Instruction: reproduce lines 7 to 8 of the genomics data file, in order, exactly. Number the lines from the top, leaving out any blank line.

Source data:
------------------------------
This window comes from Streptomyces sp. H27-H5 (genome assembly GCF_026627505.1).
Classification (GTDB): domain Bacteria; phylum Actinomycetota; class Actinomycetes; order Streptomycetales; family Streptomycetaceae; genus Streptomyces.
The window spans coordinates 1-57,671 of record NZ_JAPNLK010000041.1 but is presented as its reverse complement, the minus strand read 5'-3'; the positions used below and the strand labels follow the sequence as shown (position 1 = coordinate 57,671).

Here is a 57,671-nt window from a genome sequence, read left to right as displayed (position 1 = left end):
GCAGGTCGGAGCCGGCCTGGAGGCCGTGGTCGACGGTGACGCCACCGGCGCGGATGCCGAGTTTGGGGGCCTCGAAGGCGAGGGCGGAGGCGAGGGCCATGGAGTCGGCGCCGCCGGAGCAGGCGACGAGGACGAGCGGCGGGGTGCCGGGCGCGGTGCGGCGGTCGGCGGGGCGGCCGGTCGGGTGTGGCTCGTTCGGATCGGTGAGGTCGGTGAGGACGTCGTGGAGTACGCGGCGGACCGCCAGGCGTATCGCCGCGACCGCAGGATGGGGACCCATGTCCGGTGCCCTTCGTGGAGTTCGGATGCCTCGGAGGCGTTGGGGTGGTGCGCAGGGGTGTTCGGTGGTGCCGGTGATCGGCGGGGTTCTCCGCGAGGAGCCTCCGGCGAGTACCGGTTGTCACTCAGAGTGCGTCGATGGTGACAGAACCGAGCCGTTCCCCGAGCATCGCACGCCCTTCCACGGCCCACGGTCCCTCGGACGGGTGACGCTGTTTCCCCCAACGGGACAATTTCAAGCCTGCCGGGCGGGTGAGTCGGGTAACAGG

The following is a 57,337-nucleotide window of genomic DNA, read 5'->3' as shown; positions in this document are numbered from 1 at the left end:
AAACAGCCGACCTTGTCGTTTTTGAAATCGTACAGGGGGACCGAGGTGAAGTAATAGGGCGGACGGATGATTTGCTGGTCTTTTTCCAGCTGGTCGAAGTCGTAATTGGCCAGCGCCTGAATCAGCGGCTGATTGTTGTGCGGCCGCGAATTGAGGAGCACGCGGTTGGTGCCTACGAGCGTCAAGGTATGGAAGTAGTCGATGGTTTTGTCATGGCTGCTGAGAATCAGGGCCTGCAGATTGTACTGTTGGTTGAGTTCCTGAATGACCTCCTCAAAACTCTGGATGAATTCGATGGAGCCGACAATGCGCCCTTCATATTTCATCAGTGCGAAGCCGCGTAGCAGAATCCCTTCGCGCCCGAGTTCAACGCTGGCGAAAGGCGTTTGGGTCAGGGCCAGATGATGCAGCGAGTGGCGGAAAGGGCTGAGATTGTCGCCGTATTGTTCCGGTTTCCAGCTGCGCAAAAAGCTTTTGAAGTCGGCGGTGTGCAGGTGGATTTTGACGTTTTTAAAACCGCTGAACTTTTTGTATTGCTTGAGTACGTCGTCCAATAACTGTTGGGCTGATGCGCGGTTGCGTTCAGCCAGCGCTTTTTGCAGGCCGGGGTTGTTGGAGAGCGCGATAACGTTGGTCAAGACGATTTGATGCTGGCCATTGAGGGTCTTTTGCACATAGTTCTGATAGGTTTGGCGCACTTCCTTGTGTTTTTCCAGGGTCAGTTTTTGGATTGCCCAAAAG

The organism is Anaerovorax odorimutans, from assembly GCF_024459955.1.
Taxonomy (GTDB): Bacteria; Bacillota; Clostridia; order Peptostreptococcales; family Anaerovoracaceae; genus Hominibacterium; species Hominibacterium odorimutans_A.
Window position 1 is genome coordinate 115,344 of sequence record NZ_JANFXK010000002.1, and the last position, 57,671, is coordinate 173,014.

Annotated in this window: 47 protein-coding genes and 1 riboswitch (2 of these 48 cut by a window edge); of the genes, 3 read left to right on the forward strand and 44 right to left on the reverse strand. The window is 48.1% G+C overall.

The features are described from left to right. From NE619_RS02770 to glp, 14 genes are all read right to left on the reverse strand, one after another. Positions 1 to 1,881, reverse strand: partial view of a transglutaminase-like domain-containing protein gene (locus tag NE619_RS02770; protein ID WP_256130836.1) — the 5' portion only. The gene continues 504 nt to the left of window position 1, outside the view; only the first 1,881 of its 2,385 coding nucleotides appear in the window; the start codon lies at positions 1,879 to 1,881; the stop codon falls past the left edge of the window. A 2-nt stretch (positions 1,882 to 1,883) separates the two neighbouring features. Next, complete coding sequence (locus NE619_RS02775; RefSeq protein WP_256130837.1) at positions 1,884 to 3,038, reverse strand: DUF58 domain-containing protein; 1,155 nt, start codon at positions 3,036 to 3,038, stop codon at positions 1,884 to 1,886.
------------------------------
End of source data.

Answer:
AAACAGCCGACCTTGTCGTTTTTGAAATCGTACAGGGGGACCGAGGTGAAGTAATAGGGCGGACGGATGATTTGCTGGTCTTTTTCCAGCTGGTCGAAGTCGTAATTGGCCAGCGCCTGAATCAGCGGCTGATTGTTGTGCGGCCGCGAATTGAGGAGCACGCGGTTGGTGCCTACGAGCGTCAAGGTATGGAAGTAGTCGATGGTTTTGTCATGGCTGCTGAGAATCAGGGCCTGCAGATTGTACTGTTGGTTGAGTTCCTGAATGACCTCCTCAAAACTCTGGATGAATTCGATGGAGCCGACAATGCGCCCTTCATATTTCATCAGTGCGAAGCCGCGTAGCAGAATCCCTTCGCGCCCGAGTTCAACGCTGGCGAAAGGCGTTTGGGTCAGGGCCAGATGATGCAGCGAGTGGCGGAAAGGGCTGAGATTGTCGCCGTATTGTTCCGGTTTCCAGCTGCGCAAAAAGCTTTTGAAGTCGGCGGTGTGCAGGTGGATTTTGACGTTTTTAAAACCGCTGAACTTTTTGTATTGCTTGAGTACGTCGTCCAATAACTGTTGGGCTGATGCGCGGTTGCGTTCAGCCAGCGCTTTTTGCAGGCCGGGGTTGTTGGAGAGCGCGATAACGTTGGTCAAGACGATTTGATGCTGGCCATTGAGGGTCTTTTGCACATAGTTCTGATAGGTTTGGCGCACTTCCTTGTGTTTTTCCAGGGTCAGTTTTTGGATTGCCCAAAAG

The organism is Anaerovorax odorimutans, from assembly GCF_024459955.1.